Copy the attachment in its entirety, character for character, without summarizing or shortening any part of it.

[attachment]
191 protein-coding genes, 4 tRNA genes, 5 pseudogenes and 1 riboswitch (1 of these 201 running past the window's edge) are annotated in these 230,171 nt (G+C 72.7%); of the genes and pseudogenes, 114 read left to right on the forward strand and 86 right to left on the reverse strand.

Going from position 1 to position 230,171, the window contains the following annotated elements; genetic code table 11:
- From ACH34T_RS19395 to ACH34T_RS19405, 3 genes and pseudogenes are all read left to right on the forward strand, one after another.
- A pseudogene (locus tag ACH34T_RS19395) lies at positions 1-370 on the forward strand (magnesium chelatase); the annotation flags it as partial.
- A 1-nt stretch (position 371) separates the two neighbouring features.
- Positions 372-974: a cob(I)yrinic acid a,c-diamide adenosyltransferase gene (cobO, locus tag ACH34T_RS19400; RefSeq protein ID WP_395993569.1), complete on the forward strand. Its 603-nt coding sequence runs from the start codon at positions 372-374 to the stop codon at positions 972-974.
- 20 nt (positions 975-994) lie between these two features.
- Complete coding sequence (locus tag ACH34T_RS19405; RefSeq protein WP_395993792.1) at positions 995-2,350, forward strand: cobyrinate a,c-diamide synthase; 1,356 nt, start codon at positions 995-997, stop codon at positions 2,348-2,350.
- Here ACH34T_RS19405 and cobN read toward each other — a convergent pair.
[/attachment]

191 protein-coding genes, 4 tRNA genes, 5 pseudogenes and 1 riboswitch (1 of these 201 running past the window's edge) are annotated in these 230,171 nt (G+C 72.7%); of the genes and pseudogenes, 114 read left to right on the forward strand and 86 right to left on the reverse strand.

Going from position 1 to position 230,171, the window contains the following annotated elements; genetic code table 11:
- From ACH34T_RS19395 to ACH34T_RS19405, 3 genes and pseudogenes are all read left to right on the forward strand, one after another.
- A pseudogene (locus tag ACH34T_RS19395) lies at positions 1-370 on the forward strand (magnesium chelatase); the annotation flags it as partial.
- A 1-nt stretch (position 371) separates the two neighbouring features.
- Positions 372-974: a cob(I)yrinic acid a,c-diamide adenosyltransferase gene (cobO, locus tag ACH34T_RS19400; RefSeq protein ID WP_395993569.1), complete on the forward strand. Its 603-nt coding sequence runs from the start codon at positions 372-374 to the stop codon at positions 972-974.
- 20 nt (positions 975-994) lie between these two features.
- Complete coding sequence (locus tag ACH34T_RS19405; RefSeq protein WP_395993792.1) at positions 995-2,350, forward strand: cobyrinate a,c-diamide synthase; 1,356 nt, start codon at positions 995-997, stop codon at positions 2,348-2,350.
- Here ACH34T_RS19405 and cobN read toward each other — a convergent pair.